By the Numbers: How set-pieces could make all the difference for Canada in tough World Cup group stage

As Canada enter the 2022 World Cup, they knowingly do so as underdogs. Drawn into a fierce Group F alongside perennial powerhouses Belgium, 2018 finalists Croatia, and a plucky Morocco side replete with talent and experience, the Canadians know the odds are stacked against them.

Of course, the same was true in World Cup Qualifying. Few expected a draw in Nashville, and even fewer expected a draw at the Azteca. All along the road to Qatar this Canada team defied projections and, where possible, turned those odds in their favour — they forced Mexico to play on frozen Edmonton turf, and they took the U.S. to Hamilton.

At the World Cup — ostensibly the great leveller of circumstances — Canada will have fewer chances to create such advantages for themselves. That’s why John Herdman and co. must make the absolute most of any minor edge they can find.

One of those edges may come, as it did Thursday against Japan, from the dead ball.

At its core, the set-piece is quite a pure, detached version of football: How well can one individual player kick this motionless ball? Can he curl it around a defender, or deliver it perfectly to a teammate’s forehead?

A well-executed set play — a corner, a free-kick, a throw-in, even a penalty — is far more complicated than that, but such situations are bound to come in almost any match. In many cases, set-piece efficiency can make or break a side, especially in tournament play.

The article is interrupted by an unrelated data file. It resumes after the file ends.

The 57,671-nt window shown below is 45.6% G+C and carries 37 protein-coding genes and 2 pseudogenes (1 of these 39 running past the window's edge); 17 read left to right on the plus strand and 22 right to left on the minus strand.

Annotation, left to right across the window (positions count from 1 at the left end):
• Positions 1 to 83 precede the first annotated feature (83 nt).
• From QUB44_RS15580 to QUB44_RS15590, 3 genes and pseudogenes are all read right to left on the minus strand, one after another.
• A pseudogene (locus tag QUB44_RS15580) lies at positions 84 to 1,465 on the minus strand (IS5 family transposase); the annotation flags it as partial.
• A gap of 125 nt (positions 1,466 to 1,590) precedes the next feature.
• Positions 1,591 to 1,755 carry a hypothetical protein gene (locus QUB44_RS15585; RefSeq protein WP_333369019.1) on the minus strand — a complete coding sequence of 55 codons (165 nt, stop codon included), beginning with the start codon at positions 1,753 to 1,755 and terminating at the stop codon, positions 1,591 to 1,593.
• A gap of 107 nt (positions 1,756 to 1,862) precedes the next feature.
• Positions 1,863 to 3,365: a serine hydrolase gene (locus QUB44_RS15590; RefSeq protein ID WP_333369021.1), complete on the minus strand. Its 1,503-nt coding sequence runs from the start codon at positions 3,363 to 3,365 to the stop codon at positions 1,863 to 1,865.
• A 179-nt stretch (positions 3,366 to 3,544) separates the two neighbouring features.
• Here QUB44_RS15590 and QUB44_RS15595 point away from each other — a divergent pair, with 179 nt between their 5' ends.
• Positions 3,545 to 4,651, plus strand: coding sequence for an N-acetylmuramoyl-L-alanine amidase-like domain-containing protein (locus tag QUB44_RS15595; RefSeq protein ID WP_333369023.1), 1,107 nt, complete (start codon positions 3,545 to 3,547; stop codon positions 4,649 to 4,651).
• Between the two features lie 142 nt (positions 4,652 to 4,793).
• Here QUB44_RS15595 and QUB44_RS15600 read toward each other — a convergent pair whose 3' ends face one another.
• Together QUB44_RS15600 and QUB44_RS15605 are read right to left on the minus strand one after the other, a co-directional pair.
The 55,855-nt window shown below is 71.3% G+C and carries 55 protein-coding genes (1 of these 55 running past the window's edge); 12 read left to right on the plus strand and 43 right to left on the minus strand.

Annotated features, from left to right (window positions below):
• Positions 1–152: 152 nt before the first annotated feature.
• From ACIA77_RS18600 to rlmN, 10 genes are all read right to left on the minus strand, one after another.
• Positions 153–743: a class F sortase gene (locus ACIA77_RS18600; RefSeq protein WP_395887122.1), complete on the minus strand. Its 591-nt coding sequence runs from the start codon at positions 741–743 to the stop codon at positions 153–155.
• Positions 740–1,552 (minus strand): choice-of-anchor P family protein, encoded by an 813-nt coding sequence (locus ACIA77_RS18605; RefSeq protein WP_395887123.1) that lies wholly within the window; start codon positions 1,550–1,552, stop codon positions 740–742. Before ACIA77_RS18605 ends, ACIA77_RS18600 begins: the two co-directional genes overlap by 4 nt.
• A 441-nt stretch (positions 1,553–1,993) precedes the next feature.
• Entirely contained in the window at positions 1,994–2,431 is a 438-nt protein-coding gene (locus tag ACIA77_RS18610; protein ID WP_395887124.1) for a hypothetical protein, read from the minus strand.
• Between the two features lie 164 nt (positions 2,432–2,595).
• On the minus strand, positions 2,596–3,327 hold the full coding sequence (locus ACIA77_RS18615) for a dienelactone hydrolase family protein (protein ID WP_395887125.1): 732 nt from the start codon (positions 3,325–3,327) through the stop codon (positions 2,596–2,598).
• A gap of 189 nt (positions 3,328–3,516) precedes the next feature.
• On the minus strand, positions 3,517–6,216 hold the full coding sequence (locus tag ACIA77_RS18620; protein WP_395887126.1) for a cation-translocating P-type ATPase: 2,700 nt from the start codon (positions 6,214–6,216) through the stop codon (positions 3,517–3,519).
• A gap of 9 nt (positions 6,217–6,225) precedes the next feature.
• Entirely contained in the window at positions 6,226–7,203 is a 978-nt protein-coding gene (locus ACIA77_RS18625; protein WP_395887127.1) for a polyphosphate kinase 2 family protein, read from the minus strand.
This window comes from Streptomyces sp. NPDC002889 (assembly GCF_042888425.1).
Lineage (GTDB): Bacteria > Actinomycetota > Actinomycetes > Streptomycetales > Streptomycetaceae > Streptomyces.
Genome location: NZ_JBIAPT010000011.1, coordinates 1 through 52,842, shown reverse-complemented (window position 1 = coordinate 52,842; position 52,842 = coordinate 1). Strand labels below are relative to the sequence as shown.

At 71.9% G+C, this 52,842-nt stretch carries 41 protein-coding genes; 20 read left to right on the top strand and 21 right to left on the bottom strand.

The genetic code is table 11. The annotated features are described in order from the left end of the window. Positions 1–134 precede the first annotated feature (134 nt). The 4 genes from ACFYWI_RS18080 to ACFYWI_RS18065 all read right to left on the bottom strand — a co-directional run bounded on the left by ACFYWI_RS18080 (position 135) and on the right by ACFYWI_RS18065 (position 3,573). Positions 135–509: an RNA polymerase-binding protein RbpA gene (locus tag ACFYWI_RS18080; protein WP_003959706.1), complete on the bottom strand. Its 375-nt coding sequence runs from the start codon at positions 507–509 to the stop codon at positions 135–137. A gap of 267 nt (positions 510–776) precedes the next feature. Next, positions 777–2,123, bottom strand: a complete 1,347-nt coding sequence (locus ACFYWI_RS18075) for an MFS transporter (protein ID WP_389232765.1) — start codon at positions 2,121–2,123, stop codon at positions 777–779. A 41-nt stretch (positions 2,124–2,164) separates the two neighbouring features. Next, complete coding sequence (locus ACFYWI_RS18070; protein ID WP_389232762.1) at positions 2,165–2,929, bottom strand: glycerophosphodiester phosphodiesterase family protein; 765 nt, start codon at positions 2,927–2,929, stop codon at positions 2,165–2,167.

Dozens of studies in recent years have estimated that set-pieces make up between 25 and 35 per cent of the goals scored in all of professional football. The 2018 World Cup in Russia, however, broke that pattern: just over 40 per cent of the goals (53 per cent in the group stage) at that tournament came from set-pieces, including corners, free kicks, penalties, and throw-ins.

According to FIFA, 30 of the 171 goals in Russia were scored off corners, compared to 45 of the 401 in the 2017-18 UEFA Champions League. Prior to that tournament, the average had hovered — as usual — between 25 and 33 per cent in the prior four World Cups.

Even in those previous competitions, though, the set play took on extra importance for teams — like Canada — who faced stacked odds as underdogs in their groups. When a team doesn’t necessarily have the quality to dominate an opponent in open play, sometimes their best bet is to draw a foul or win a corner.

Since France 1998 (the first World Cup to feature 32 teams), 17 sides have advanced from the group stage that were ranked outside FIFA’s top 30 at the time of the draw (Canada were 38th this time). Of the 72 goals those teams have scored en route to securing knockout round qualification, 26 were from set-pieces — 36 per cent, a hair above the average.

Recently, those numbers skew even higher. In the last three World Cups, seven teams outside the top 30 made the knockout round, and 44 per cent of their group stage goals were set-pieces. Japan, 44th at the time, were the only such side to get out in 2018, and two of their four goals in Group H were dead balls (one penalty, one corner).

Such goals could be pinpoint crosses from corners, or penalties, or chaotic bundles over the line after a poor clearance. The true danger of a set-piece isn’t always in how perfect the routine is, but in the fact that a ball is being put into a dangerous area for free, with more players than usual in the box. Those moments — whether one of brilliance or one of error on the opponent’s behalf — can make a team sink or swim in a World Cup group stage.

Since the tournament expanded to 32 teams, 288 matches have been played in the group stage. Of those, 188 — just over 65 per cent — have been decided by no more than one goal. So, just one well-executed corner can be the difference between advancing and elimination.

There’s reason to believe that the 2022 World Cup could see the art of the set-piece in the spotlight again. This being a winter tournament, most players only joined up with their national teams less than two weeks before the tournament begins.